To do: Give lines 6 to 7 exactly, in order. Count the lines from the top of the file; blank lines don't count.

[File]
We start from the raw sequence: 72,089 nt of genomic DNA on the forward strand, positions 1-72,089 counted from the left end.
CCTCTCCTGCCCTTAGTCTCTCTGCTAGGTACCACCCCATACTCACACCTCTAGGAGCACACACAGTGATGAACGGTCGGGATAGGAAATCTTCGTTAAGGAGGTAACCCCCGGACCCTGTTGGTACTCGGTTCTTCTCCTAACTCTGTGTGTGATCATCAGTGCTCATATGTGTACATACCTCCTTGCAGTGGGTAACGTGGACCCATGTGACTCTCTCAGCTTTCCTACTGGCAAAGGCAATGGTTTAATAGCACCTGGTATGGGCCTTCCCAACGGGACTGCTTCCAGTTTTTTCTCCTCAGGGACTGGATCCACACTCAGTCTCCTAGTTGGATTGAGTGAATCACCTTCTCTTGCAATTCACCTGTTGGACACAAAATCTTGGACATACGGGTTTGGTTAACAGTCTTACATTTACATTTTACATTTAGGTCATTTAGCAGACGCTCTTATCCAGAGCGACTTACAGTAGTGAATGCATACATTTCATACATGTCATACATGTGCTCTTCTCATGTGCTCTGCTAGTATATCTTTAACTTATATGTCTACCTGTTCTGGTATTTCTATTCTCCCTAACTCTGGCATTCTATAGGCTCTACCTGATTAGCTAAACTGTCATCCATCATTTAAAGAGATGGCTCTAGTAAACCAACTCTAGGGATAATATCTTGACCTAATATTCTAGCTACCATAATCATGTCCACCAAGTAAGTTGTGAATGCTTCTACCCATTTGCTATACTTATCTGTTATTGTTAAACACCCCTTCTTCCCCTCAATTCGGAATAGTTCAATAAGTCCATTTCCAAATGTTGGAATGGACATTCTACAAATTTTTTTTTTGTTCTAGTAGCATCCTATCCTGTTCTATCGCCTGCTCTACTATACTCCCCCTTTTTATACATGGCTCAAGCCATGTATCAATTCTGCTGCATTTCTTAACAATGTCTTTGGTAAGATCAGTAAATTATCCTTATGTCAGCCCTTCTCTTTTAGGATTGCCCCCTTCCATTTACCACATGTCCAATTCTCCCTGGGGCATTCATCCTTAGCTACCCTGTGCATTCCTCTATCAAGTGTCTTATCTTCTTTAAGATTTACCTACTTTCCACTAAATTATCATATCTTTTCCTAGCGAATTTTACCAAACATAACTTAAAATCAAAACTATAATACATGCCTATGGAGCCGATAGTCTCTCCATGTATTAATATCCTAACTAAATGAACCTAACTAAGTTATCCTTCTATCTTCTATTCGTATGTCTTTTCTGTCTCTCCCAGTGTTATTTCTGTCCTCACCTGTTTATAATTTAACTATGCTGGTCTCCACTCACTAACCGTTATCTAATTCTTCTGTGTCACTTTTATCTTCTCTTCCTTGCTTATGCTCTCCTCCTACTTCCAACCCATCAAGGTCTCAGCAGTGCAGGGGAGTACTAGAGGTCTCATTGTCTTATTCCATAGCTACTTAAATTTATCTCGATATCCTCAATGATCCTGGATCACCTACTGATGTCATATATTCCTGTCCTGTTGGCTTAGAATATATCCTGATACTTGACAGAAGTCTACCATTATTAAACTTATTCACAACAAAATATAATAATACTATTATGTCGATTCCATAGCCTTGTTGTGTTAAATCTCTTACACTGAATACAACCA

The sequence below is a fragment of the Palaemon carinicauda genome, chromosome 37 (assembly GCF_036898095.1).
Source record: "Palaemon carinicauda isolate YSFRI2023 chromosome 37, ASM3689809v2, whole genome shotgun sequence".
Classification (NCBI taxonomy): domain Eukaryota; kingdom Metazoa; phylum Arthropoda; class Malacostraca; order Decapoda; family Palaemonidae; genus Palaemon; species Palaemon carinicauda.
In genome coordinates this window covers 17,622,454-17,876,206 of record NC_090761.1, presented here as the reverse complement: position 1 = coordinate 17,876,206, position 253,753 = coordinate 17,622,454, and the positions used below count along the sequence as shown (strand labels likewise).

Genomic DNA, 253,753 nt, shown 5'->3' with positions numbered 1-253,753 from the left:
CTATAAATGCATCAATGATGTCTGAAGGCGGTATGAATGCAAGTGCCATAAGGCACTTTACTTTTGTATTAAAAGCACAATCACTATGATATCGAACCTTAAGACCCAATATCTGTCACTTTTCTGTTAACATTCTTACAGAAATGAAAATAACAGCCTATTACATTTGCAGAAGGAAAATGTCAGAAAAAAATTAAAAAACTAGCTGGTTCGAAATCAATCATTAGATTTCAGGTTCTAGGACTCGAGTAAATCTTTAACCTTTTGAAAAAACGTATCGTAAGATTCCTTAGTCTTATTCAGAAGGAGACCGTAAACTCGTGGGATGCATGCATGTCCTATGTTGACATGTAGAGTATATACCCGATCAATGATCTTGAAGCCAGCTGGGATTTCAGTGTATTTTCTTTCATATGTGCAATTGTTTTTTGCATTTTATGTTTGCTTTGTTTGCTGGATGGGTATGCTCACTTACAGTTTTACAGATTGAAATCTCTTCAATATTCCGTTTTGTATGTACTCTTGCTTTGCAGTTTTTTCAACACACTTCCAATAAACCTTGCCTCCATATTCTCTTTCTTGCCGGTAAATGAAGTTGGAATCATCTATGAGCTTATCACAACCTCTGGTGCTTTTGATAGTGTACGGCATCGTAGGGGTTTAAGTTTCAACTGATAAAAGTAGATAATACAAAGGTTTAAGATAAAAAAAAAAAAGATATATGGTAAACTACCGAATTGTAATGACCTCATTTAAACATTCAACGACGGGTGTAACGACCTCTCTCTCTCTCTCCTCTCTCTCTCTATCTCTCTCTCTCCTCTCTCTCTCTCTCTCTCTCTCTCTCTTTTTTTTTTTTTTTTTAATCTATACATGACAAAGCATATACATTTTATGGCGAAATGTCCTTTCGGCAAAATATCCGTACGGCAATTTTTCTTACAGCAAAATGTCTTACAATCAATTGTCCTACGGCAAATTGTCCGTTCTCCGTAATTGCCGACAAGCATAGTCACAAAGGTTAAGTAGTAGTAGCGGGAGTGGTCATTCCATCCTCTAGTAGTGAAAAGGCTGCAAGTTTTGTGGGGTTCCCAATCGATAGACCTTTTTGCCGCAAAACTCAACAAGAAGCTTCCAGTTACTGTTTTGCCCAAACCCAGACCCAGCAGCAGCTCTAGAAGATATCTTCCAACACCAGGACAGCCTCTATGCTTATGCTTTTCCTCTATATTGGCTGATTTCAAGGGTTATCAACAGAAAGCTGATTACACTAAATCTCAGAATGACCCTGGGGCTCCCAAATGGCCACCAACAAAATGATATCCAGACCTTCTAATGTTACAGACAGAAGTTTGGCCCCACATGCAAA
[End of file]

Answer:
In genome coordinates this window covers 17,622,454-17,876,206 of record NC_090761.1, presented here as the reverse complement: position 1 = coordinate 17,876,206, position 253,753 = coordinate 17,622,454, and the positions used below count along the sequence as shown (strand labels likewise).

Genomic DNA, 253,753 nt, shown 5'->3' with positions numbered 1-253,753 from the left: